Magna and its Russian partner Sberbank have reached agreement in principle with General Motors management over a contract to buy a stake in GM's European unit Opel, Magna's co-CEO Siegfried Wolf told Reuters on Thursday.
The boards of directors of GM and Canadian automotive group Magna still need to approve a deal before trustees who control a 65 percent stake in Opel can give their final consent.
The agreement, which follows weeks of hard bargaining, does not necessarily mean that competing Opel bidder, Belgian private equity firm RHJ International, is out of the race, however.
GM's chief negotiator on the deal, John Smith, has said RHJI has already reached an agreement with GM management on Opel. Now it is up to GM's board and Opel trustees to pick one of the two rival offers.
RHJ was not immediately available for comment on the matter. Both Sberbank and Magna's potential industrial partner GAZ declined to comment.
But the overwhelming support for Magna in Germany from key figures such as Chancellor Angela Merkel and state leaders suggests that the Opel Trust will likely sign off on a deal with the Canadian auto parts supplier and Russian lender Sberbank.
This is the best solution for Opel and Opel workers, top politicians in the German state of Rhineland-Palatinate, which hosts one of four Opel plants in Germany, said in a statement.
GM Europe said the company would review revised draft agreements on an Opel deal presented on Thursday by Magna and Sberbank, stopping short of saying the remaining issues between GM, Magna and Sberbank had been resolved.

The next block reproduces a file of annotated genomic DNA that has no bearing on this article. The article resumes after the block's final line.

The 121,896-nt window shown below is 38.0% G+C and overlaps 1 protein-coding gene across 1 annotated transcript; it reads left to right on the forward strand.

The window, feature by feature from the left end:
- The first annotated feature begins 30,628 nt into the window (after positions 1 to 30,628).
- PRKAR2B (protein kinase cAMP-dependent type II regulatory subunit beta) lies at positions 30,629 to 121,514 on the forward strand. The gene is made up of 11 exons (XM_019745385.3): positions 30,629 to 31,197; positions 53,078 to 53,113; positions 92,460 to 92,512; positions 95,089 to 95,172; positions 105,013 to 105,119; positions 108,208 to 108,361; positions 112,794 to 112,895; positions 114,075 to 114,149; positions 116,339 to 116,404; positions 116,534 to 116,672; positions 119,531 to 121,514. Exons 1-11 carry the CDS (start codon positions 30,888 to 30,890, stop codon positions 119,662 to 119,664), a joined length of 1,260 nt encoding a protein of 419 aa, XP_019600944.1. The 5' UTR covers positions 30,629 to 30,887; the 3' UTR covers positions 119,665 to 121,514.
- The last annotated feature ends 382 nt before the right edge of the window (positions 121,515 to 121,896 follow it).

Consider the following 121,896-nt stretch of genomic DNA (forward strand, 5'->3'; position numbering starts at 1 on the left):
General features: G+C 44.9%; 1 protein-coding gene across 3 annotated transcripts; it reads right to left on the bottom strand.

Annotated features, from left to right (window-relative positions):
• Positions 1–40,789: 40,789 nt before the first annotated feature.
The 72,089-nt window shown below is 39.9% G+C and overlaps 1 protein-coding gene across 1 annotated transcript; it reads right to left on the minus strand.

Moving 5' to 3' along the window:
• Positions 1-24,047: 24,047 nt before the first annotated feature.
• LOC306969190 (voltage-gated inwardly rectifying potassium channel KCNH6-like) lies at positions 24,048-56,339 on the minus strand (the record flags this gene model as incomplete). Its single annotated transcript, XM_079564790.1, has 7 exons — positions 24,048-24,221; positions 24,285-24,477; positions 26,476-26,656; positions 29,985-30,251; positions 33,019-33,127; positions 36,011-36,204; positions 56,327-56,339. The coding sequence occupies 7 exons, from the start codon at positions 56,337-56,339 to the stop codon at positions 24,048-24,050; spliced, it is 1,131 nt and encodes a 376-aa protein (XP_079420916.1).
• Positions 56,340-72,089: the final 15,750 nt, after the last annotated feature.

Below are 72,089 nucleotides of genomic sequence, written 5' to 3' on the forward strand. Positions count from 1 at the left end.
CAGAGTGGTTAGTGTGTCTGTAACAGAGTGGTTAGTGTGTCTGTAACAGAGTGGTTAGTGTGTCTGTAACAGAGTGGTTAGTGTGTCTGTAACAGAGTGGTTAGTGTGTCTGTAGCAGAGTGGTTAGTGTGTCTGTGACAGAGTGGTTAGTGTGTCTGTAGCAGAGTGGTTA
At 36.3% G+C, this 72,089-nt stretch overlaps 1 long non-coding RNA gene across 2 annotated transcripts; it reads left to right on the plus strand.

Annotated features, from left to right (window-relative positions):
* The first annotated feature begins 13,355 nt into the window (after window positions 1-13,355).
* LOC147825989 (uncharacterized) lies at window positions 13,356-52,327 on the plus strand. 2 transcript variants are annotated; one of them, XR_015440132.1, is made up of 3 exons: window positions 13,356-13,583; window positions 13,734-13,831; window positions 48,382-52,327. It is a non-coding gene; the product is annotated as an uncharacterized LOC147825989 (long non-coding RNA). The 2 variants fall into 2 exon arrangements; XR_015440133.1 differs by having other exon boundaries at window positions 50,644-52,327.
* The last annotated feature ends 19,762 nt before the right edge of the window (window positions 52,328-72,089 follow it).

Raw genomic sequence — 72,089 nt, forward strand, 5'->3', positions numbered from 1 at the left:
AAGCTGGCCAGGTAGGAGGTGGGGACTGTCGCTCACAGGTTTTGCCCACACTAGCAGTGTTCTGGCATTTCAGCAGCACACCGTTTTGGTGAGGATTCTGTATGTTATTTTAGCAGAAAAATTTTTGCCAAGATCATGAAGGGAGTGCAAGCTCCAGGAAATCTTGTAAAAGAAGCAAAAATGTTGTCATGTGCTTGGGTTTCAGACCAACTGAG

GM's CEO Fritz Henderson later said the company would evaluate the revised Magna offer over the next several days.
GM also said it had asked the Opel task force created by the German government to outline a financing package that Germany and other European states hosting Opel plants would support.
Berlin, worried about the 25,000 Opel jobs in Germany, put up 1.5 billion euros ($2.1 billion) in bridge finance for a ring-fenced Opel in May, just before the U.S. parent slid briefly into bankruptcy.
A deal with Magna would be a relief for Merkel, who is keen to avoid the prospect of mass layoffs before a September 27 election.
She and the premiers of the four German states that house Opel plants have publicly backed Magna, arguing it offered a more sustainable plan for Opel, including expansion of the car assembly business.
The RHJ bid, by contrast, aims to shrink production to return Opel to profit.
Magna is in the middle of negotiations over the financing for a deal, which includes an equity component of 500 million euros, along with 4.5 billion euros in loans guaranteed by European governments.
(Additional reporting by Anne Jolis, Madeline Chambers and Dmitry Zhdannikov, editing by Will Waterman)